I recently came across two job postings that say a lot about the state of the photography market today. And while the news is not altogether surprising, it still might stick in your craw a little bit.
The first listing, on Craigslist, was flagged by John Harrington . A New York PR firm had posted an ad online looking for a photographer to take pictures for a “High Profile Client.”
Full Credit and Future Work
The ad reads (italics ours):
Photographer Needed for High Profile Client (Indianapolis)
New York City based Public Relations Company is seeking a photographer for a small photo shoot with a well known professional tennis player. Great way to add photos to your portfolio and work with a great company. Photos will be used in a marketing campaign geared towards the US Open.
Although there isn’t any financial compensation for this project, full credit is given as well as an opportunity for future work with a magazine. We will work to create a great credit package for the right photographer!
Please email us for details ASAP, as this project would be taking place within the next few days.
John figures the PR account rep “billed $150 for the time necessary to create this craigslist ad,” and will “spend another few hours culling through the idiots that respond to this ad.”
Then, “the studio you have to rent will get paid, the car service that brings the pro athlete will get paid, the cell phone bill that the account exec has for all the calls related to the shoot will get paid,” and on and on.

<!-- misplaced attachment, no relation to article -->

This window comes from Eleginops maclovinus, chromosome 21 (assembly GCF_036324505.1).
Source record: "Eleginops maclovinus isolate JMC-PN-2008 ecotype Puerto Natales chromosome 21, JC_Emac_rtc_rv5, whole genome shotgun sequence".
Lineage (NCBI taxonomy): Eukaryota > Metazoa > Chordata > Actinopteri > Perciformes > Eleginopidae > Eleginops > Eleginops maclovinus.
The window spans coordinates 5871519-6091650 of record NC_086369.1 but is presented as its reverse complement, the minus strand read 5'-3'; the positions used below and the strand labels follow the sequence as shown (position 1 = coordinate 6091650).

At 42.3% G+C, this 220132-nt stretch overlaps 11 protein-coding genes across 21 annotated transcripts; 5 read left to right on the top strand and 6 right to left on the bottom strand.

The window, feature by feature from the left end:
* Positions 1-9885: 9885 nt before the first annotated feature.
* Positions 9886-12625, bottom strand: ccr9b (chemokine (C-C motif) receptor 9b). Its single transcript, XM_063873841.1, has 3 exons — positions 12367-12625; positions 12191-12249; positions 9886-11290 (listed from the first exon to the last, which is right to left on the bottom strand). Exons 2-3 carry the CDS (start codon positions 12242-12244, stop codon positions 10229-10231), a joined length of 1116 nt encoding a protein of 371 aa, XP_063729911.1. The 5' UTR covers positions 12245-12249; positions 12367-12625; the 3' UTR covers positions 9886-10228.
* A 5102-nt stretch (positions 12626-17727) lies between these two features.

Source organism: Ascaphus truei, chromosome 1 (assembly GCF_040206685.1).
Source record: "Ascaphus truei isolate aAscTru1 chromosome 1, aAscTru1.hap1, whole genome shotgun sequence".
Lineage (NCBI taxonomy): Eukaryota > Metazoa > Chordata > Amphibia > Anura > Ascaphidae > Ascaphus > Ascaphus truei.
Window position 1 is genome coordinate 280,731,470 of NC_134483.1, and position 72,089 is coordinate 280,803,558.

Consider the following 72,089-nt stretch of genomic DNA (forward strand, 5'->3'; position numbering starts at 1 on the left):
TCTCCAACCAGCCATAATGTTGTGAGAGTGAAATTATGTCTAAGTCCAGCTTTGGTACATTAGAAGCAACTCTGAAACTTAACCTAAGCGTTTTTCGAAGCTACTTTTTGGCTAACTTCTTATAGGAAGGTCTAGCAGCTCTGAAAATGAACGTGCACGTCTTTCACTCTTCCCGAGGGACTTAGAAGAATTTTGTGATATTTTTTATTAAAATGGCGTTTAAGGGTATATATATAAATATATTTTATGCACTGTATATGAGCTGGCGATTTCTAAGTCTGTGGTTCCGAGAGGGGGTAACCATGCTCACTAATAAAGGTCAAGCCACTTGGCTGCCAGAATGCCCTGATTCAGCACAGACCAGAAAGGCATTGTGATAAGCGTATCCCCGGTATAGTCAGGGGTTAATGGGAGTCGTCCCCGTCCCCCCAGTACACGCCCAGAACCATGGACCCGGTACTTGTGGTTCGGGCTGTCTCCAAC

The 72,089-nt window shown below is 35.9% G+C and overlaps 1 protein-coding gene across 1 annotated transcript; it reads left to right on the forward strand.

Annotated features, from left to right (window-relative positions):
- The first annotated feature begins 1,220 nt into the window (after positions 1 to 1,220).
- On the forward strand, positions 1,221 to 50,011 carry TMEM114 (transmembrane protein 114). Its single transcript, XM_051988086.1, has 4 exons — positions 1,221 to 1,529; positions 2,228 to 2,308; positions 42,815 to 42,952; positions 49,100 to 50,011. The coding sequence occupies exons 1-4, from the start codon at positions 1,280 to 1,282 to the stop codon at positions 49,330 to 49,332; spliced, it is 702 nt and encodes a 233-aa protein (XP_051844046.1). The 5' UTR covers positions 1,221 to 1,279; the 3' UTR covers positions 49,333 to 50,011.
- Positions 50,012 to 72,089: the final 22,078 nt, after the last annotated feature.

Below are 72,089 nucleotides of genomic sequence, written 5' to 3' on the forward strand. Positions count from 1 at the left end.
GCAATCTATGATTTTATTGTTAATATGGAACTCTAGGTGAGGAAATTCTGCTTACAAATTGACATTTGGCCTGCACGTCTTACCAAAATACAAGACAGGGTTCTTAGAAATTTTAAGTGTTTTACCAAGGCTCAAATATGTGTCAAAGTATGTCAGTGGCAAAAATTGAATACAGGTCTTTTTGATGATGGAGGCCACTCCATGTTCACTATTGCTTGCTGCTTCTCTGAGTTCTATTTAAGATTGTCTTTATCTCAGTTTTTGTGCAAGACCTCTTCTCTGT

Everyone but you, the creative talent making the project a reality.
Doing More with Less for Less
The second ad, a job posting for a photo editor at Time Inc. found by Paul Melcher , demonstrates that similar pressures exist on the editorial side.
Qualifications for the ideal job candidate at the world’s largest magazine publisher include (again, italics added):
- Excellent editorial judgment and eye, must generate story ideas and identify topics to cover, must react to news.
- Edit and build various online photo galleries, notably never-seen LIFE archival content and LIFE.com’s weekly feature: The Weeks Best Photos
- Oversee and perform the digital restoration of LIFE archival photos (basic retouching and color correction)
- Experience negotiating and managing usage rights and rates for digital, mobile and video content
- Assign, produce and direct original photo essays
- Liaise with Editorial, Legal, Sales and PR Teams in the execution of featured content packages
- Manage freelance staff
- Strong eye for young talent
- Must be creative in terms of doing more with less for less and must be ready and willing to do so
As Paul translates that last bullet point:
Must be capable of getting the best images for peanuts and not complain about it. Ever.
No Magic Bullet
In other words, in both commercial and editorial photography today, the squeeze is on. And don’t expect it to end when the economy improves.
Now, is there a magic-bullet answer to these challenges for today’s pro photographers? No, there isn’t.
But one thing I do know from reading and editing the contributions of Black Star Rising contributors is that the qualities that make for a successful photography career have evolved markedly over the past several years.
The photographers who make it today are more than picture-takers, more than artists even. They know how to brand themselves and market their businesses. They know how to communicate their value in no uncertain terms to clients and prospects. They are savvy negotiators.
They know a bad deal when they see one, too. And they have no qualms about walking away from it.
Remember that the next time a low-balling PR firm or publisher tries to hire you for little or nothing.